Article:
Help wanted on Black Isle and in Easter Ross in fight against American mink
Get the Ross-shire Journal sent to your inbox every week and swipe through an exact replica of the day's newspaper
AN animal project is calling for volunteers in Easter Ross to help safeguard native wildlife against invasive mink.
The Scottish Invasive Species Initiative (SISI) is looking for help with its scheme monitoring mink populations in the area. Following breeding earlier in the year, the species’ juveniles will be on the move, looking for territories of their own.
An invasive species, American minks were introduces to Scotland for fur farming, but escaped into the wild. Their fierce nature means they pose a major threat to native wildlife.
Lynn McKelvey, with the Cromarty Firth Fishery Trust, said: “We monitor for mink presence using a network of mink rafts which are looked after by volunteers. We already have a great volunteer team running rafts for us, but we have gaps in the network we’d like to fill – in particular, we’d love more help along the Cromarty Firth.”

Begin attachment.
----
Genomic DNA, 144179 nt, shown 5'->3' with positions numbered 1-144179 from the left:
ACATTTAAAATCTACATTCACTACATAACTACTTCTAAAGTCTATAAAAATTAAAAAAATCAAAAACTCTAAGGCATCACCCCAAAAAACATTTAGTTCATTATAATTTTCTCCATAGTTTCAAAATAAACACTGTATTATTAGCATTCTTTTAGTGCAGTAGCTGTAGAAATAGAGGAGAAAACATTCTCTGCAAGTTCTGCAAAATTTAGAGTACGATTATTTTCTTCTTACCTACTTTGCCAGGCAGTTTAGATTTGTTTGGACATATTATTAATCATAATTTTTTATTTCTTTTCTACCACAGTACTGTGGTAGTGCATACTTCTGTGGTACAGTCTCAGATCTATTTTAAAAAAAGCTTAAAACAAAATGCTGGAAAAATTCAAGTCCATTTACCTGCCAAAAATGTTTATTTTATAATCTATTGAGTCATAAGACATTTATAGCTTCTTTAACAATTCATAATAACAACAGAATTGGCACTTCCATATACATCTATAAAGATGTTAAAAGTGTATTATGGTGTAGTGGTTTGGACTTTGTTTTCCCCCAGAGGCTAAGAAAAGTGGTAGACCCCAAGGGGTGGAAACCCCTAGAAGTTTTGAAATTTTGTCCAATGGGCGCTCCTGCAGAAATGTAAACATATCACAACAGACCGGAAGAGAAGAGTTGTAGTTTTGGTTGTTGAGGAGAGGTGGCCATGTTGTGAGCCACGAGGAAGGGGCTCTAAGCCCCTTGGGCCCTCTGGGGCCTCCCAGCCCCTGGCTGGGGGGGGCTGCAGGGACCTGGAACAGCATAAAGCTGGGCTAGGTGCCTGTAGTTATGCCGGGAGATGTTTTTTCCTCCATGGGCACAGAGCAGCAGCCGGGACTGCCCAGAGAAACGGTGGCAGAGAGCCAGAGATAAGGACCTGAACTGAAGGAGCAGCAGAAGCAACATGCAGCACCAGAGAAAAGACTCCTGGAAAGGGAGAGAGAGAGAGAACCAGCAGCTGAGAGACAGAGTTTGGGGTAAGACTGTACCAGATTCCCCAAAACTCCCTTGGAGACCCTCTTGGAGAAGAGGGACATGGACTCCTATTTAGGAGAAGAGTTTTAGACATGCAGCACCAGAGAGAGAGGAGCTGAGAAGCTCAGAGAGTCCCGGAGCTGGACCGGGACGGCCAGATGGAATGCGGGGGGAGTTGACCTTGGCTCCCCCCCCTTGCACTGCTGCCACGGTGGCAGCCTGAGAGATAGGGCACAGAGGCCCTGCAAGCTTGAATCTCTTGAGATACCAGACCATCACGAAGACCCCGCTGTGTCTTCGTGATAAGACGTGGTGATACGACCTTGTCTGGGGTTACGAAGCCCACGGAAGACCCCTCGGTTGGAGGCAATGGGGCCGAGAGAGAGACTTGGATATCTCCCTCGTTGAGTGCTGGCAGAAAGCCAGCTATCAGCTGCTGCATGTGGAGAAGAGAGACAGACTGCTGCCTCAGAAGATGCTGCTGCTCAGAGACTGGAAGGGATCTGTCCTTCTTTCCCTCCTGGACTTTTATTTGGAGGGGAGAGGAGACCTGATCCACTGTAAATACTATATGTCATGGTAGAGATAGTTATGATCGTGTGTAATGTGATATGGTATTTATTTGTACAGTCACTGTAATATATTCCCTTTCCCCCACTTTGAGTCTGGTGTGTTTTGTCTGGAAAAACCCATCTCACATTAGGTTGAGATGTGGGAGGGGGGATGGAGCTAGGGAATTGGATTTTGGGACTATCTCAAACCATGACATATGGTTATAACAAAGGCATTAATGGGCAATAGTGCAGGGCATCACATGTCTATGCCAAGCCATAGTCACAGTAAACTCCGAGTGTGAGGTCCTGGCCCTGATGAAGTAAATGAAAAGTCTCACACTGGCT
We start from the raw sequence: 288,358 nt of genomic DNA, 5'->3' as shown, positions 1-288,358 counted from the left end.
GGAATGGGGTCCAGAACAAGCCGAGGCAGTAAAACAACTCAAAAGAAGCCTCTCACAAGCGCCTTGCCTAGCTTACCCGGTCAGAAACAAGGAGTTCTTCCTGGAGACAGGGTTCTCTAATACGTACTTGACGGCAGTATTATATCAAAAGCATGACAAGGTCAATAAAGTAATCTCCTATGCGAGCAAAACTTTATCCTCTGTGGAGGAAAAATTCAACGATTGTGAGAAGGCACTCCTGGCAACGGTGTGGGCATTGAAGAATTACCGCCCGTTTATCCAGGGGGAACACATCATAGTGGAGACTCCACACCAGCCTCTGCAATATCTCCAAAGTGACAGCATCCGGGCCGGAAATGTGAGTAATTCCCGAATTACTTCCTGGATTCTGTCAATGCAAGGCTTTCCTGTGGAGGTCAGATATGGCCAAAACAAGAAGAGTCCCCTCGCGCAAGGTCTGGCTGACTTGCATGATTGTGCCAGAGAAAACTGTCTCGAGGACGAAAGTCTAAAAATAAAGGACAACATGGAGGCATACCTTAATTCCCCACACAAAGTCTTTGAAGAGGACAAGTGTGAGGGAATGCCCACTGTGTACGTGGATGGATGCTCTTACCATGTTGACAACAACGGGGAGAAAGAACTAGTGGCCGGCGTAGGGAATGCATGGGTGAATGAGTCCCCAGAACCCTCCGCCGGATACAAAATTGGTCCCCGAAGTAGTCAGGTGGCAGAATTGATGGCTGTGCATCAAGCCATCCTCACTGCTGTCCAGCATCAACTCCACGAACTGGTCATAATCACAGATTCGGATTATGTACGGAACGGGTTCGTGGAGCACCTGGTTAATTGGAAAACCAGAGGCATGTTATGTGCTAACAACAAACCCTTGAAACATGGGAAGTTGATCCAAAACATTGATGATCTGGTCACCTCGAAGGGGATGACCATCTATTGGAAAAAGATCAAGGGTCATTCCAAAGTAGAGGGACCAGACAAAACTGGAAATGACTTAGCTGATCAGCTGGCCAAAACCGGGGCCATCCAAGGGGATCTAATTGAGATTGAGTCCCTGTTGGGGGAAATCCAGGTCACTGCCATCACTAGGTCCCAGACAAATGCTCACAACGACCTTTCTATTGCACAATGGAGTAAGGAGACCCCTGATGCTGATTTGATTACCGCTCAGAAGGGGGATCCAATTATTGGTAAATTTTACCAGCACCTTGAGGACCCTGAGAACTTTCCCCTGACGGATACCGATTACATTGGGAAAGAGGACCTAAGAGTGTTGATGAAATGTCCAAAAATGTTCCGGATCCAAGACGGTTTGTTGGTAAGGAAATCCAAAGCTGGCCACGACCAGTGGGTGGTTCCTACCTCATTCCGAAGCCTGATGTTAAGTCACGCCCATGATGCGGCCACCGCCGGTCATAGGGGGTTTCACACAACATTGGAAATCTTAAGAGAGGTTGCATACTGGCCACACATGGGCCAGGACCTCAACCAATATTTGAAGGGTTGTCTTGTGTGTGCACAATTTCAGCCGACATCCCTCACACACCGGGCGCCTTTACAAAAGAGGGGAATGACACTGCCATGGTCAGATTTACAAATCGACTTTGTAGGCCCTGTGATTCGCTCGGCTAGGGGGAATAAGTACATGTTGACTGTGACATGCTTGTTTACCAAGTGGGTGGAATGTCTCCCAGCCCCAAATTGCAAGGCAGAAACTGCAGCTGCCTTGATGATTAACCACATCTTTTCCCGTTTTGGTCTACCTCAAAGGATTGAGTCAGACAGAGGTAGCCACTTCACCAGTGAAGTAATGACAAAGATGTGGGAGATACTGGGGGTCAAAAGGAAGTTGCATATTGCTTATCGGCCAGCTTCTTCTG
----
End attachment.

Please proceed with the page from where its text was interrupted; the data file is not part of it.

No previous experience is required. Mink rafts contain a clay pad which records footprints.
Once a raft is set up the volunteer just needs to check it for footprints every couple of weeks.
If mink are detected a live capture trap is set and the mink caught before being humanely dispatched by the project team.
Anyone in the Cromarty, Invergordon, Alness and Evanton areas who is interested in getting involved should email Lynn McKelvey at firstname.lastname@example.org or visit www.invasivespecies.scot